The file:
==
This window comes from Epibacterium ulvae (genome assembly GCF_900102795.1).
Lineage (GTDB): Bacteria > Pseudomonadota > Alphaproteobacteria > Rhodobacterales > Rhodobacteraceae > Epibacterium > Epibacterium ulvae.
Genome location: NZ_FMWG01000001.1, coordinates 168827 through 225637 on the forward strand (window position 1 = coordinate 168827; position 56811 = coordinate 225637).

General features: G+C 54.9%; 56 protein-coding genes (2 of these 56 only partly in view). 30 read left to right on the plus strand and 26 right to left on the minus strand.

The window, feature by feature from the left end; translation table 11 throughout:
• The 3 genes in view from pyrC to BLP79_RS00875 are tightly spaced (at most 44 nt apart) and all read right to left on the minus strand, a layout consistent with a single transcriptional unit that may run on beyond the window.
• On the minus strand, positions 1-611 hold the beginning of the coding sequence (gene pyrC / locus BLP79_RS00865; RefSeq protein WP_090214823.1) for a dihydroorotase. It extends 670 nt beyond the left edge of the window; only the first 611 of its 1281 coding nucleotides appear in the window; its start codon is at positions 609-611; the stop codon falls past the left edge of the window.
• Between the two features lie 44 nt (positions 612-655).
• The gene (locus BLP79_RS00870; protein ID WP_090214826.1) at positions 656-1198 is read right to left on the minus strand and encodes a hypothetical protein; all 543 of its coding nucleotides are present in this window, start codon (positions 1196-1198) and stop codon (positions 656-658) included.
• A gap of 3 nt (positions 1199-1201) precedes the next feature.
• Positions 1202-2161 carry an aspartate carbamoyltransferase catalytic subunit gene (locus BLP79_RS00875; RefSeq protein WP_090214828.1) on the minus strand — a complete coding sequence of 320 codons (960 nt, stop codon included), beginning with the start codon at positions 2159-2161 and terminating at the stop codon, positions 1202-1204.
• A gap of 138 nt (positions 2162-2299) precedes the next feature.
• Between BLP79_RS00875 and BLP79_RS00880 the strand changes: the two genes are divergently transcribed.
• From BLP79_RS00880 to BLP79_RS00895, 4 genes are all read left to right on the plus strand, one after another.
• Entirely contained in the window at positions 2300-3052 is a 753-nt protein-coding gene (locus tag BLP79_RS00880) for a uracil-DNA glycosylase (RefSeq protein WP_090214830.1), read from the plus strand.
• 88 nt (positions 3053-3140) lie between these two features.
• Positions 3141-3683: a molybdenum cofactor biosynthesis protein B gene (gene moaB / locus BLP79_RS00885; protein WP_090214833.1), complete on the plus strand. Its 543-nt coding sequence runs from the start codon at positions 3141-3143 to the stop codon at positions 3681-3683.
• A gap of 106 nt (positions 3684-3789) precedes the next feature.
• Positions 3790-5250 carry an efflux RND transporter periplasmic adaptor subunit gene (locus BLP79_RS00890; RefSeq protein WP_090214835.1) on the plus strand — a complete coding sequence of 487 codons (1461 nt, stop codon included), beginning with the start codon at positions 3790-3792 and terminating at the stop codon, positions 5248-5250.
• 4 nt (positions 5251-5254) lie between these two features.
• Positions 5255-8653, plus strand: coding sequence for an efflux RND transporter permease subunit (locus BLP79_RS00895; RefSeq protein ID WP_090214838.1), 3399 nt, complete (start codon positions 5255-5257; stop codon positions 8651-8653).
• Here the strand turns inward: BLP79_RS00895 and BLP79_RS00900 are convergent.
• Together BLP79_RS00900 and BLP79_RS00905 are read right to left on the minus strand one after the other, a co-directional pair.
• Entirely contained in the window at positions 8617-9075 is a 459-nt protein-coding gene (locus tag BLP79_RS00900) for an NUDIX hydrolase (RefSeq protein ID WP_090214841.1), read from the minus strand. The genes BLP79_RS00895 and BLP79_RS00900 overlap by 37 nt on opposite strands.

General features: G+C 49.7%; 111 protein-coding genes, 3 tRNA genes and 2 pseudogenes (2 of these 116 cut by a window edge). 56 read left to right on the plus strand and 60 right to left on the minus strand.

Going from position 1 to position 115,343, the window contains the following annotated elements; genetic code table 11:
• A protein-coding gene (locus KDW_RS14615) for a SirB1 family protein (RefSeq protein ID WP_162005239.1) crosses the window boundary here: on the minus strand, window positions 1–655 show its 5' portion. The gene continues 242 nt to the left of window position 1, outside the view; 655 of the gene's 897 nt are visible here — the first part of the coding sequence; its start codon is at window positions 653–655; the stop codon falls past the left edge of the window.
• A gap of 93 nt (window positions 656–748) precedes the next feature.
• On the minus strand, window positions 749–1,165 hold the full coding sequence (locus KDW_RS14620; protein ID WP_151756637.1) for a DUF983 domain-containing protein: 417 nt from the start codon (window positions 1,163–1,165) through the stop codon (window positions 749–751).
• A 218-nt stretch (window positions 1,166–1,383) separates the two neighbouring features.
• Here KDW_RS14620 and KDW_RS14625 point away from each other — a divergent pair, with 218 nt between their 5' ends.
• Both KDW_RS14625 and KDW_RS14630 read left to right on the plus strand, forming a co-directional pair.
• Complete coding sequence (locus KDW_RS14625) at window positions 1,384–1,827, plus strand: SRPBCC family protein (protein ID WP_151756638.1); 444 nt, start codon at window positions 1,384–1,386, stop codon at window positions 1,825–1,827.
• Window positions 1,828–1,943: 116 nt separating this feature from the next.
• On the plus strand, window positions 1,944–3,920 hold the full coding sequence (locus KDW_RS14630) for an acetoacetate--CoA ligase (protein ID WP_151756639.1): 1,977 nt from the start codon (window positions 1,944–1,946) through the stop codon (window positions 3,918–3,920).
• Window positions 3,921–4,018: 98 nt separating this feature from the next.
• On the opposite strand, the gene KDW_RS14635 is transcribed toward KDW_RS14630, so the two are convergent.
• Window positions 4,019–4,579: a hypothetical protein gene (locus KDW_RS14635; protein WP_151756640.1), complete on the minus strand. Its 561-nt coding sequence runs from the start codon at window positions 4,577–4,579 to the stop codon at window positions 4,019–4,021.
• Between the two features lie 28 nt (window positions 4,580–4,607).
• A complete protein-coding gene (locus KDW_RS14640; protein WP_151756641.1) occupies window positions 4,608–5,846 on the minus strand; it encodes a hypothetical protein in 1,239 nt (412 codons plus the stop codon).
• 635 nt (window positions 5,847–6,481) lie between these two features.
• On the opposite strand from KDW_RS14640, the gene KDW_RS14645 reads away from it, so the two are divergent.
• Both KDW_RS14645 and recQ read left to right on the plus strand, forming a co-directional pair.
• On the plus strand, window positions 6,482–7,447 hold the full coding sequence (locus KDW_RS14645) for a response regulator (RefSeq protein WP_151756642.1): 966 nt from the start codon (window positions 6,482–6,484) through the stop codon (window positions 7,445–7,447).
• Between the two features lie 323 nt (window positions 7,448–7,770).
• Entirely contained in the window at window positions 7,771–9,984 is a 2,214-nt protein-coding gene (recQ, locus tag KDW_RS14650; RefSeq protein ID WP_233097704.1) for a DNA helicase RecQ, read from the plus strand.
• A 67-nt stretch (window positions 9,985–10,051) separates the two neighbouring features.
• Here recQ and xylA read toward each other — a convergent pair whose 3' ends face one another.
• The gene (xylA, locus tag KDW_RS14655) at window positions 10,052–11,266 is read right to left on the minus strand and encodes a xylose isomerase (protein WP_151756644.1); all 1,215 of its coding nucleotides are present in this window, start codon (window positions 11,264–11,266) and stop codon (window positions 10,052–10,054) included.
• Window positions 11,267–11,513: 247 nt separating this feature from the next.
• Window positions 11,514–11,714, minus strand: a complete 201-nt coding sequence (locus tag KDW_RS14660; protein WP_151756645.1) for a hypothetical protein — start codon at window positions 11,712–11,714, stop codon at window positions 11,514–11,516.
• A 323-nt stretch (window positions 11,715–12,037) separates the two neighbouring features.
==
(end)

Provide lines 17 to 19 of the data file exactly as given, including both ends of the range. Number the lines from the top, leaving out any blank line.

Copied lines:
• Positions 3141-3683: a molybdenum cofactor biosynthesis protein B gene (gene moaB / locus BLP79_RS00885; protein WP_090214833.1), complete on the plus strand. Its 543-nt coding sequence runs from the start codon at positions 3141-3143 to the stop codon at positions 3681-3683.
• A gap of 106 nt (positions 3684-3789) precedes the next feature.
• Positions 3790-5250 carry an efflux RND transporter periplasmic adaptor subunit gene (locus BLP79_RS00890; RefSeq protein WP_090214835.1) on the plus strand — a complete coding sequence of 487 codons (1461 nt, stop codon included), beginning with the start codon at positions 3790-3792 and terminating at the stop codon, positions 5248-5250.